October 25, 2017

FoxSports "pivot to video" decision has cost them almost 90% of their audience.:
SI’s Richard Deitsch reports that traffic dropped an astounding 88% since the “pivot to video.” Their traffic has gone from over 143 million in a monthly period to just under 17 million.

posted by grum@work to general at 08:30 AM - 8 comments

I can't think of the last time I clicked on an article on a sports/news/entertainment website, and wanted to watch video it provided. I would much prefer to read an article than watch someone read that information to me through video.

posted by grum@work at 08:35 AM on October 25

Well, I'm sure providing all that video content isn't expensive, so they should be OK /yeesh

posted by NoMich at 09:16 AM on October 25

As someone who worked in sports journalism until about a month ago, I can tell you that every. single. person. in the business who wasn't a suit thought this was a terrible, terrible decision for Fox Sports. No one watches video at work, during commutes on public transport or on their phone. The ONLY benefit is that video ads pay more than ads for web stories do... but when you lose all your viewers no one wants to buy ad space with you anyway.

Additionally, more than ever writers have become public personas that readers/viewers adopt and follow. Canning your quality figureheads in print to embrace blowhard talking heads that we all tune out, essentially punting on all the consumers who are going to follow their guy to whatever network or outlet picks them up off your scrapheap... nonsensical.

It's trendy to point to "political" moves made by ESPN and other major outlets as reasons why viewership is way down, but in reality it's because the decision-making at the top has been ridiculously bad for a really long time.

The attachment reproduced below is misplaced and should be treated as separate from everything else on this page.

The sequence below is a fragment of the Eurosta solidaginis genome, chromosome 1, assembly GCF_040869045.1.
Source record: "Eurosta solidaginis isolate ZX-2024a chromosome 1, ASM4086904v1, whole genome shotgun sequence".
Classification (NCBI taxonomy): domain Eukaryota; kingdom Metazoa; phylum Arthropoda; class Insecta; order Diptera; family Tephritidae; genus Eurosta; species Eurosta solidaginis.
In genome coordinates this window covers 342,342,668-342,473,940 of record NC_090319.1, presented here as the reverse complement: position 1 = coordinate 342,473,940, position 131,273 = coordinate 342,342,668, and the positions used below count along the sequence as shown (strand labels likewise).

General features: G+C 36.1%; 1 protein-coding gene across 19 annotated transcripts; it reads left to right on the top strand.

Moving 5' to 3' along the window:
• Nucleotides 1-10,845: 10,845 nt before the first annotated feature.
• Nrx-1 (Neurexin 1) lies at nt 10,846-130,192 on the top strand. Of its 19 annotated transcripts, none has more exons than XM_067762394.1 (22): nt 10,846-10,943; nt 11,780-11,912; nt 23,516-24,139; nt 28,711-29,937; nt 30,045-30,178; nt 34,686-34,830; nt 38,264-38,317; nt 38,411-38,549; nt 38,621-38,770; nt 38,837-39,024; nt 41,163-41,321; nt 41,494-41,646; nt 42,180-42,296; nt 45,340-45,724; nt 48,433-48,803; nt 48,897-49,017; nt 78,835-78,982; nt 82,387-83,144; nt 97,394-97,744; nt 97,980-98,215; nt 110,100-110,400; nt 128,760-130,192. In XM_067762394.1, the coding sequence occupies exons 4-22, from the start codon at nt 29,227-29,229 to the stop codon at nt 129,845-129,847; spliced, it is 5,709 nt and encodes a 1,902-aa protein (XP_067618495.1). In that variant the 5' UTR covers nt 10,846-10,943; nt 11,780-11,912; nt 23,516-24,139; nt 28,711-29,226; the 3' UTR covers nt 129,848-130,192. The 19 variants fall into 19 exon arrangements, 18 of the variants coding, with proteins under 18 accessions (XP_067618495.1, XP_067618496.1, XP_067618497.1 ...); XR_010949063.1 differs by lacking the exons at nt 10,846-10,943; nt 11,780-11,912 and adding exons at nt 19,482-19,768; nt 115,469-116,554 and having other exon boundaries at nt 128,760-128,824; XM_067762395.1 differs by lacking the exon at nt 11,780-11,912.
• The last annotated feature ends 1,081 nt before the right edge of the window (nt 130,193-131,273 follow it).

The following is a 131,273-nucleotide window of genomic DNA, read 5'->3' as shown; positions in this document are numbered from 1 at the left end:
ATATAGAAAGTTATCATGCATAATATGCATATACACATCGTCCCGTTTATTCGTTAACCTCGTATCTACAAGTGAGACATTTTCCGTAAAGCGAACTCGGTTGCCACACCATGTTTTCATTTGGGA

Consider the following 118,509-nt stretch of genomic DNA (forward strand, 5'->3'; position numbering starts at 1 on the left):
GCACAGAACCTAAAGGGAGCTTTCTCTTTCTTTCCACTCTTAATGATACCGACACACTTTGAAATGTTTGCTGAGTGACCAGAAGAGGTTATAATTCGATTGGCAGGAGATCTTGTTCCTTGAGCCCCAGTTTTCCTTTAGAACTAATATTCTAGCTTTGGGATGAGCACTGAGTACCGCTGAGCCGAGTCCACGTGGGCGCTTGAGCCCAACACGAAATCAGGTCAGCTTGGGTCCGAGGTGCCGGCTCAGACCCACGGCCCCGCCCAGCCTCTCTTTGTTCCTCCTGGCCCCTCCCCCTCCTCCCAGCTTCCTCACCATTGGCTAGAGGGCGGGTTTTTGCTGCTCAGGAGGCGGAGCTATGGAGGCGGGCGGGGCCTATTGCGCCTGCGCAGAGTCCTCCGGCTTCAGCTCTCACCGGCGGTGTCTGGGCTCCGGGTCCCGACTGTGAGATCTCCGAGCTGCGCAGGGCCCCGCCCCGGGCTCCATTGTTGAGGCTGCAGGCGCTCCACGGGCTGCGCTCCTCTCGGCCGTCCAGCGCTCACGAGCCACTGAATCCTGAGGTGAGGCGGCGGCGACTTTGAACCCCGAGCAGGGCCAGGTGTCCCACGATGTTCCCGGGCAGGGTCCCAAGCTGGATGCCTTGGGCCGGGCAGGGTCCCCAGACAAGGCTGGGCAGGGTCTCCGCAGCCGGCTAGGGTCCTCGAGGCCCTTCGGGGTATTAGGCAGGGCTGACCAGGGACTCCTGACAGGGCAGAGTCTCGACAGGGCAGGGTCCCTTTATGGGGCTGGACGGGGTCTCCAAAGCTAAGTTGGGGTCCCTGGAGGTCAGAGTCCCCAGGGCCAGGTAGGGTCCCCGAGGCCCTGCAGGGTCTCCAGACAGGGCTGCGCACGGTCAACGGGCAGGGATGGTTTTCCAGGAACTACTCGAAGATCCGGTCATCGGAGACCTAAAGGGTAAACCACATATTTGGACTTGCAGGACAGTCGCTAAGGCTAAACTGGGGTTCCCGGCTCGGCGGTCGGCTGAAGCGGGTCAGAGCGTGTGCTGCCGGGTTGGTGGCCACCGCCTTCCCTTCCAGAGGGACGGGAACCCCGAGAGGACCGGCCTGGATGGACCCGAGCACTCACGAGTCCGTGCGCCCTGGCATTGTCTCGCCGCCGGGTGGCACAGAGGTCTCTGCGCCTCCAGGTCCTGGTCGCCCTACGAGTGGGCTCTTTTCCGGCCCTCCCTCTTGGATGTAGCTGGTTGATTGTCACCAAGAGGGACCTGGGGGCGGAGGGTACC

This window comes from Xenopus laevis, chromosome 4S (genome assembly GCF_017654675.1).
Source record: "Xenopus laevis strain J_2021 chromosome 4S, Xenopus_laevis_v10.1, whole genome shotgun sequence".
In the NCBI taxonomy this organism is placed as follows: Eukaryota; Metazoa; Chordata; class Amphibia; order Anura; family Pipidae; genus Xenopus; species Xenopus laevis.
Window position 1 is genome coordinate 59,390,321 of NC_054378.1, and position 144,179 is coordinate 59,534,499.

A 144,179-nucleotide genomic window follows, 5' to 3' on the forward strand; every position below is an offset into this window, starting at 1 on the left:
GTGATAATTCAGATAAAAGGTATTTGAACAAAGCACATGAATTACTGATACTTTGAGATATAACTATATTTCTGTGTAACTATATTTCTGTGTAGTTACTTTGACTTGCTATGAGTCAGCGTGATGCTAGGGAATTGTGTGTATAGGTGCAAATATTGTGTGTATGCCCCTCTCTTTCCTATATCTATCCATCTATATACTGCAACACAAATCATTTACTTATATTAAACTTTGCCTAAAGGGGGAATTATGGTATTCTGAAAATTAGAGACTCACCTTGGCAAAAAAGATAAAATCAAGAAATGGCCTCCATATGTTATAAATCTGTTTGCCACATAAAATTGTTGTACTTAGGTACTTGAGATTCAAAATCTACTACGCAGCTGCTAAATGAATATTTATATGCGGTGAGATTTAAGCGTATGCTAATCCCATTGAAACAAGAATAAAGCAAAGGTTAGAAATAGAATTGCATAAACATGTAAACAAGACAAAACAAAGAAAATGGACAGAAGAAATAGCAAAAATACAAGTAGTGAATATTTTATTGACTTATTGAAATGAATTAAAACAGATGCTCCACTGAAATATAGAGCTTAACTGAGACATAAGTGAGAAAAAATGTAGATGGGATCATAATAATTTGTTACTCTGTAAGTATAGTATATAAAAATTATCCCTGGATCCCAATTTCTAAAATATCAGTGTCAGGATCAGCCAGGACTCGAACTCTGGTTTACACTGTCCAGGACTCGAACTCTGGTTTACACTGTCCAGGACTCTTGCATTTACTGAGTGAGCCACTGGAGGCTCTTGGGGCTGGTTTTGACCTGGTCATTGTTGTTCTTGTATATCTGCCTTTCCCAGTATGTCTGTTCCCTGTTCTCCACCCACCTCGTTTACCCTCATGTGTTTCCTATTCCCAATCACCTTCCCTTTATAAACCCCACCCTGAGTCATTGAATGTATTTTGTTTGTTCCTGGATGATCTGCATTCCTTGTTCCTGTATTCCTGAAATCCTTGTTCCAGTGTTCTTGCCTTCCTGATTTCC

/endrant

posted by Goyoucolts at 11:16 AM on October 25

Is viewership really down, or are the numbers skewing down because people (especially the youngs) are consuming your content on other devices than the tee vee? I'm not talking about the sports channels' talking head shows, but more about the sportball competitions that they show.

I understand that the suits that run the networks want to be able to capture as many viewers as possible, no matter what devices they use to watch the content, but this shift to all video on the website is just terrible. I'm certainly with grum on this, I want to read content on a website, not watch some godawful Colin Chowder rant on autoplaying video on the website.

Who are the ad wizards that came up with this one?

posted by NoMich at 11:24 AM on October 25

My own personal opinion is that the video is not for me. When I am visiting a sports site on the web, I will read what interests me, but if a video pops up, I will go elsewhere. I can read a lot faster than most people can talk, and my comprehension level for reading is better than it is for listening. Good, thoughtful writing, even if opinionated, is usually much better than talk. There are a few talking heads that are occasionally worth hearing, but they are neither consistently accurate nor consistently entertaining.

posted by Howard_T at 11:58 AM on October 25

I can't think of the last time I clicked on an article on a sports/news/entertainment website, and wanted to watch video it provided. I would much prefer to read an article than watch someone read that information to me through video.

Amen, amen, amen. I hate embedded video so much (especially when it launches without asking me) that I downloaded various browser add-ons just to block all that shit. I've got more blockers than Oklahoma.

Now, I find that there are other things I would like to do online that are not possible with the blockers enabled, but I'd still rather live without that functionality or have to temporarily disable the blockers than be a hostage to the video content.

posted by beaverboard at 12:33 PM on October 25

...than be a hostage to the video content.

I use the Howard_T method of dealing with an autoplaying video: close tab

posted by NoMich at 12:38 PM on October 25

I like what The Ringer does (and what Grantland did before them), where they'll have a written article with gifs or video clips embedded in it. A lot of times that visual aid really helps the article out, and they're never preceded by any ads or anything.

posted by LionIndex at 06:03 PM on October 25

You're not logged in. Please log in or register.